The Sorrows of Werther: A German Story, Volume 2

H. Chamberlaine, N0.5, College-Green., 1785
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Pagina 74 - The flower hangs its heavy head, waving, at times, to the gale. Why dost thou awake me, O gale, it seems to say, I am covered with the drops of heaven? The time of my fading is near, and the blast that shall scatter my leaves.
Pagina 21 - ... decorum, can never be a decided villain, or a very intolerable neighbour. But yet, fay what you will of rules, they alter the true features, and the natural expreffion.
Pagina 72 - All night I stood on the shore. I saw her by the faint beam of the moon. All night I heard her cries. Loud was the wind; the rain beat hard on the hill. Before morning appeared, her voice was weak. It died away, like the evening breeze among the grass of the rocks.
Pagina 72 - It died away, like the evening breeze among the grass of the rocks. Spent with grief she expired; and left thee Armin alone.
Pagina 18 - ... the fun yet a little longer ; he too may be at peace ; he creates a world of his own, and is happy alfo...
Pagina 73 - ... thee, Armin, alone ! Gone is my ftrength in the war ; and fallen my pride among women ! " When the ftorms of the mountain come, when the north lifts the waves on high, I fit by the founding more, and look on the fatal rock. Often by the fetting moon I fee the ghofts of my children.
Pagina 19 - About a league from the town is a place called Walheim. It is very agreeably situated on the side of a hill : from one of the paths which...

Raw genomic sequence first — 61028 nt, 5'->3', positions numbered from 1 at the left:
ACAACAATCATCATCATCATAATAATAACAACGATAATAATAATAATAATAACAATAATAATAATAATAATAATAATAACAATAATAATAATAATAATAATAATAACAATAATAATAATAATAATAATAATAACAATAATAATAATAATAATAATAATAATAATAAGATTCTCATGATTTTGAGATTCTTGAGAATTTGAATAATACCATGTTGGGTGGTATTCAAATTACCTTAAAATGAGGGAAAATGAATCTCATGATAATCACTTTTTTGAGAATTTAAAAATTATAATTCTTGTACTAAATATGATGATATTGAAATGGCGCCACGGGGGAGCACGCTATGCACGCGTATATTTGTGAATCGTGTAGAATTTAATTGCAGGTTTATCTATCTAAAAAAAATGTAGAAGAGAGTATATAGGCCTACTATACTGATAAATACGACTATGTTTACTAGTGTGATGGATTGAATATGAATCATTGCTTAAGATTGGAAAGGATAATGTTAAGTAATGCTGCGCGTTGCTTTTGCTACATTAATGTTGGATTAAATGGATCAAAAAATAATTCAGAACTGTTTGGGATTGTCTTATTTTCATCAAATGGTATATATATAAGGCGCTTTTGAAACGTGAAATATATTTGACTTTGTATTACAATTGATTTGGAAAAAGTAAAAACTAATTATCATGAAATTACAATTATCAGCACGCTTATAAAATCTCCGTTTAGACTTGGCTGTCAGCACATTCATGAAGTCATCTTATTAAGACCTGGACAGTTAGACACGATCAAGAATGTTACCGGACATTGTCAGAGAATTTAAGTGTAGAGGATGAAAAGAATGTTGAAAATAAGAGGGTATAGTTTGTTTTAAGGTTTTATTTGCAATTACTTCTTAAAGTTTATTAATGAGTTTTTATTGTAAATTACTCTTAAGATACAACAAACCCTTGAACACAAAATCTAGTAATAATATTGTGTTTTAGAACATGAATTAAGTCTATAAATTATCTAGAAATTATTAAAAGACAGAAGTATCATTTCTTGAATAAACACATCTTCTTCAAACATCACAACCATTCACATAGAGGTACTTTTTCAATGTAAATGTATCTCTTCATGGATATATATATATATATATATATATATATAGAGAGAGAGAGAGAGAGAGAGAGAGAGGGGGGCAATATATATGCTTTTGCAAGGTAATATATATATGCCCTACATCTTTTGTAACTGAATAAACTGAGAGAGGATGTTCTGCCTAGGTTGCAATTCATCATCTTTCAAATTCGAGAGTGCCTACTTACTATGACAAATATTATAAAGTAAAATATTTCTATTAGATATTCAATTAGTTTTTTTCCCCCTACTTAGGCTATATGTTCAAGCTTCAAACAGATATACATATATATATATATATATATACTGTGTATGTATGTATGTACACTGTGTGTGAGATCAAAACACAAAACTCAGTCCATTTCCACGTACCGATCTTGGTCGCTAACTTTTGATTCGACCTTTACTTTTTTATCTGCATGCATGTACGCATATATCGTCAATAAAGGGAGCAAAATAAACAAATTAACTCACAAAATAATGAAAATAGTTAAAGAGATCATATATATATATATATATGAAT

Pagina 18 - ... paradise; with what patience the poor man bears his burden ; and that all wish equally to behold the sun yet a little longer ; he too may be at peace. He creates a world of his own...
Pagina 1 - ... and Penniman, Albany; and by Thomas Andrews, and Butler, Baltimore. October, 1798. Printing-office, No. 20, Union-street. 12į. pp. 284. Apparently reprint of: The Sorrows of Werter. London. 1779. Cf. 10; and, apparently, of: The Letters of Charlotte &c. London. 1786. Cf. 35. Letter I. May 4. I am glad that I went away. Could I leave you, my companion, my friend, that I might be more at ease? The heart of man is inexplicable. . . . If, O heaven, it is not presumption, let my last prayer be heard...
Pagina 65 - ... it fometimes happens,— if Charlotte does not at leaft allow me the melancholy confolation to bathe her hand with my tears, I am obliged to leave her, and run and wander about the country. I climb fteep rocks ; I break my way through copfes, amongft amongffc thorns and briars which tear me to pieces, and I feel a little relief.

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